While at work over the weekend, I went "over the top" with my discharge teaching. I left a patient/family member extremely confused with entirely too much information and ended up switching patients, I wanted to do so. Despite trying to change my behavior, I still tend to do this: provide too dang much information. This was one of those occassions.
I guess my questions are as follows: 1). who is doing the discharge teaching in your facilities? 2). to what extent/detail are the nurses performing the discharge teaching?
I learned today, that we are only to teach those interventions that we as nurses provide. All other instruction must come from the appropriate department or doctor.
I have not seen the pharmacist instruct patients very often regarding medications. I have seen an awful lot of passing the buck: "the doc was supposed to do that". I have also seen patients forget what the docs told them due to "too much information, new diagnosis, stress, etc."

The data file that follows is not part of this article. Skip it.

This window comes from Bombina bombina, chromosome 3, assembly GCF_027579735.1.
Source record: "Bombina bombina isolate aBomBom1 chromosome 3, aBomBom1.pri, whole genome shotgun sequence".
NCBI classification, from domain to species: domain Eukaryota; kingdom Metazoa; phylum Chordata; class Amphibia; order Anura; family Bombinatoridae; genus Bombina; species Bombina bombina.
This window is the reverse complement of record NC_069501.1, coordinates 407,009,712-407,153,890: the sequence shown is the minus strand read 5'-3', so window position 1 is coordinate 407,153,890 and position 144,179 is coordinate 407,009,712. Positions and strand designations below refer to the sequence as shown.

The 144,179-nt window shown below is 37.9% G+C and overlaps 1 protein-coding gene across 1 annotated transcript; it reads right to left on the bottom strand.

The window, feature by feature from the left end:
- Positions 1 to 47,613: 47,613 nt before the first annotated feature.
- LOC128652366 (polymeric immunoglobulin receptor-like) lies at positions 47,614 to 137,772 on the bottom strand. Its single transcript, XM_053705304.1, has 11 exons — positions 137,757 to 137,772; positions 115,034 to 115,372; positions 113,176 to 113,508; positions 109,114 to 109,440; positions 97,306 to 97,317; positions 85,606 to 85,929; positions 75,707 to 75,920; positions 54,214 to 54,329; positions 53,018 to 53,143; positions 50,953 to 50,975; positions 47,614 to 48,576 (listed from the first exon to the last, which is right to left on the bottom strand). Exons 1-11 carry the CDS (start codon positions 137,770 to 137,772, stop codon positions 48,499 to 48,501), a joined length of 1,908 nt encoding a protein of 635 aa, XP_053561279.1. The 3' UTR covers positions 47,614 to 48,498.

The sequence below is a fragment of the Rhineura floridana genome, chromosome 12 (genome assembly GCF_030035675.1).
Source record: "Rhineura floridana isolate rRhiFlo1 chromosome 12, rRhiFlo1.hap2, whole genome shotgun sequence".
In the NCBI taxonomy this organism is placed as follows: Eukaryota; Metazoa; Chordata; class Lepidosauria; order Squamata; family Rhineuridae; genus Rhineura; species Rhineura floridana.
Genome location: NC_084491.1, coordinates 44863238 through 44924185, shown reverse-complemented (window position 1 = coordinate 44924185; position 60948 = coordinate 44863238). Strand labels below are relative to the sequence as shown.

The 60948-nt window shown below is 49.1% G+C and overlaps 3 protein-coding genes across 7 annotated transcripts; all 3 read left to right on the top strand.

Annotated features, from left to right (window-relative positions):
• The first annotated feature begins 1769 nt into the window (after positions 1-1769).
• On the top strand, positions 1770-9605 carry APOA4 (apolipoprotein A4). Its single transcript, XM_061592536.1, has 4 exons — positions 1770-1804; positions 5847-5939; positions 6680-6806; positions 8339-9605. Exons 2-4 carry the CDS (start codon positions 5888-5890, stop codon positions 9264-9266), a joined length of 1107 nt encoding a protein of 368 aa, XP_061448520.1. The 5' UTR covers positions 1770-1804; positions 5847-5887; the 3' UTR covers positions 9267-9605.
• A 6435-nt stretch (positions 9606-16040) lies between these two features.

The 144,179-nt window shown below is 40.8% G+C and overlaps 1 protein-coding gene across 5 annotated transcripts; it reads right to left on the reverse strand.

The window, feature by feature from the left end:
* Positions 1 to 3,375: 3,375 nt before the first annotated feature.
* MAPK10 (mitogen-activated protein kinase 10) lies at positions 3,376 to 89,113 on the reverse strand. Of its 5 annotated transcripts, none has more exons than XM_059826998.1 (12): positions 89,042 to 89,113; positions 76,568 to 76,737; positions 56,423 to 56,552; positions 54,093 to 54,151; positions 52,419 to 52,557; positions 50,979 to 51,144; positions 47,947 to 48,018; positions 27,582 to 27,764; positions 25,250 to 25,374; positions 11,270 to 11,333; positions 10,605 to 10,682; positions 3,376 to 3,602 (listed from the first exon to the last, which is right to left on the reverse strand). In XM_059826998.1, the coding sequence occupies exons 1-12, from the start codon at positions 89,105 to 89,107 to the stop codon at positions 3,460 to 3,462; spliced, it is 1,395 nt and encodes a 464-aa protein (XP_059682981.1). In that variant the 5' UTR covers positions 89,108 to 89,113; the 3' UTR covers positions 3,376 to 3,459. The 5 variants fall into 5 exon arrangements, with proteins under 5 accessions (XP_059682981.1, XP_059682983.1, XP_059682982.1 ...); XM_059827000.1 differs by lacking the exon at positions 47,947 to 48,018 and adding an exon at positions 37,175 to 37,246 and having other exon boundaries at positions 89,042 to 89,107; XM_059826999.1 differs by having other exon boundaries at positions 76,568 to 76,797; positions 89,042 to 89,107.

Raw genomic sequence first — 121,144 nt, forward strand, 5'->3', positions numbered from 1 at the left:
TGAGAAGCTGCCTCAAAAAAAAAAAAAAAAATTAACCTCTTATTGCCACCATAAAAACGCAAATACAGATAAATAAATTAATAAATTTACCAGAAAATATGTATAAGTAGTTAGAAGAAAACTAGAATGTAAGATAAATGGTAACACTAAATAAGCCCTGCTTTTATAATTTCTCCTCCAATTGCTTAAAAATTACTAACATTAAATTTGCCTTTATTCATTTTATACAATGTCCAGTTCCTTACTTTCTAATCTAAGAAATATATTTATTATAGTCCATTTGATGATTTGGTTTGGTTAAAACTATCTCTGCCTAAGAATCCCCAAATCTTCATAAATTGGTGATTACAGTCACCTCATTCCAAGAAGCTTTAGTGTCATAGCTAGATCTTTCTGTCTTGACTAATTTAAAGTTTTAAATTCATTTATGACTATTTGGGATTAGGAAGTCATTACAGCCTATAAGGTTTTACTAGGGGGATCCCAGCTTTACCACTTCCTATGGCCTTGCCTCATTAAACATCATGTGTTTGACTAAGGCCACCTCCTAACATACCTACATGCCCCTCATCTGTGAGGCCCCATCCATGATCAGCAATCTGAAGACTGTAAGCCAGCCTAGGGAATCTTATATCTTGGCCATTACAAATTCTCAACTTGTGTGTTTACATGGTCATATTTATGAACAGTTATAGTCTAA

Some of our surgery patients don't follow up with their docs for 3 to 6 weeks. I know that some facilities have nurses who call to check on their surgical patients who have already gone home; but this is not available where I work.
Unfortunately, I just learned of a person, discharged from our hospital with limited teaching. It turned out that they had no idea what to expect at home or how to care for themselves. They followed up with their surgeon, but, still remained confused with home self-care. Yes, I understand this is the patient's responsibility to push for clarification; but, what about before the person was discharged? This was one of those people with a 3-6 week follow up appointment.
Any information is appreciated. Thank you to everyone, in advance.